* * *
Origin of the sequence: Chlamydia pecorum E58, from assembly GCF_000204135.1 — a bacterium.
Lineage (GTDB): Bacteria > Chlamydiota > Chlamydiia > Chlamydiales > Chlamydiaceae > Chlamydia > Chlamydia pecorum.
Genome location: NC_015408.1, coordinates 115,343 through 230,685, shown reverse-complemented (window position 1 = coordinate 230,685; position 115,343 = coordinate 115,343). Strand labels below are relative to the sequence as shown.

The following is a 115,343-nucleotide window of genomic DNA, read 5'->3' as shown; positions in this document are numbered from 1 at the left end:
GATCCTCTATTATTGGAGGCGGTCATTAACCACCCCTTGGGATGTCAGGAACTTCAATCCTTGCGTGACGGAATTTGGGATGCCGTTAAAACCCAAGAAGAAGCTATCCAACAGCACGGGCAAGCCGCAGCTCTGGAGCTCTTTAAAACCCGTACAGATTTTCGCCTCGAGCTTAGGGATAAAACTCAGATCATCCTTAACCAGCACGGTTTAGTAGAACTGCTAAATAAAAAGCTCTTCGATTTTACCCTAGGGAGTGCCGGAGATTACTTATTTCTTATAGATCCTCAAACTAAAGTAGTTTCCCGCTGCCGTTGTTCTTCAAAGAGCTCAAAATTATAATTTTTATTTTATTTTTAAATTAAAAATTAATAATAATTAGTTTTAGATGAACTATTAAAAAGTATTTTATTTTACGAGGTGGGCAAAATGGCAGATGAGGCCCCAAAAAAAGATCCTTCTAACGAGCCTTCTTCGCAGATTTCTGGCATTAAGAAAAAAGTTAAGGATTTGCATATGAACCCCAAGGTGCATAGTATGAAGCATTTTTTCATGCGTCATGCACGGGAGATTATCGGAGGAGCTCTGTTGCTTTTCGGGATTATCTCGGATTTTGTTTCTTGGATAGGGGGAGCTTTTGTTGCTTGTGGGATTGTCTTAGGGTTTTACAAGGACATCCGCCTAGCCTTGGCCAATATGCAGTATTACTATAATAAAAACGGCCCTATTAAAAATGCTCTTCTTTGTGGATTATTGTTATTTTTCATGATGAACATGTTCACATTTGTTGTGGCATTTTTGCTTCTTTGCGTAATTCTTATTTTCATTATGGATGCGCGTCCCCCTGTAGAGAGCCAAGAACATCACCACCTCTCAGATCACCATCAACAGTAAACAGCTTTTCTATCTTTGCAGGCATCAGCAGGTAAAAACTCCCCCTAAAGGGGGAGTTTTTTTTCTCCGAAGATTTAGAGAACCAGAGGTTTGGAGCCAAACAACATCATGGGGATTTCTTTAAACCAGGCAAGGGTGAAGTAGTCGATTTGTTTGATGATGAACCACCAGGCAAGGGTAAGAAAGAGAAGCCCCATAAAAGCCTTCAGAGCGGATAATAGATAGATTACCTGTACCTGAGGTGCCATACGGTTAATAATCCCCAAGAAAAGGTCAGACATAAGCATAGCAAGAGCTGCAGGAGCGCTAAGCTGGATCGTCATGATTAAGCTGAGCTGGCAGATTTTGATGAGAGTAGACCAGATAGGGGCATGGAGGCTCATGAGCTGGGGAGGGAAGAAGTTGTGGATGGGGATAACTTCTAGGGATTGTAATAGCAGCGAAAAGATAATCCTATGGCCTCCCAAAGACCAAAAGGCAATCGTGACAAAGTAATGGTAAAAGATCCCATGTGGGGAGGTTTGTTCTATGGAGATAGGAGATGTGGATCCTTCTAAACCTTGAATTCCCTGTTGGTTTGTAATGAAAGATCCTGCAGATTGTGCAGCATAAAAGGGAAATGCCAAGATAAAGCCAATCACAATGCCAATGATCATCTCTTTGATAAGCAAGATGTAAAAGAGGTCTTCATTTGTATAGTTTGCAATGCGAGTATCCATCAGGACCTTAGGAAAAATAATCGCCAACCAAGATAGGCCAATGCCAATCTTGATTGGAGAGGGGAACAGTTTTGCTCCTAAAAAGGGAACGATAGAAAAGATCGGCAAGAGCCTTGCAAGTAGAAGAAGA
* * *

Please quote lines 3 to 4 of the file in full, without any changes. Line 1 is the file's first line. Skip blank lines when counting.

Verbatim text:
Genome location: NC_015408.1, coordinates 115,343 through 230,685, shown reverse-complemented (window position 1 = coordinate 230,685; position 115,343 = coordinate 115,343). Strand labels below are relative to the sequence as shown.

The following is a 115,343-nucleotide window of genomic DNA, read 5'->3' as shown; positions in this document are numbered from 1 at the left end: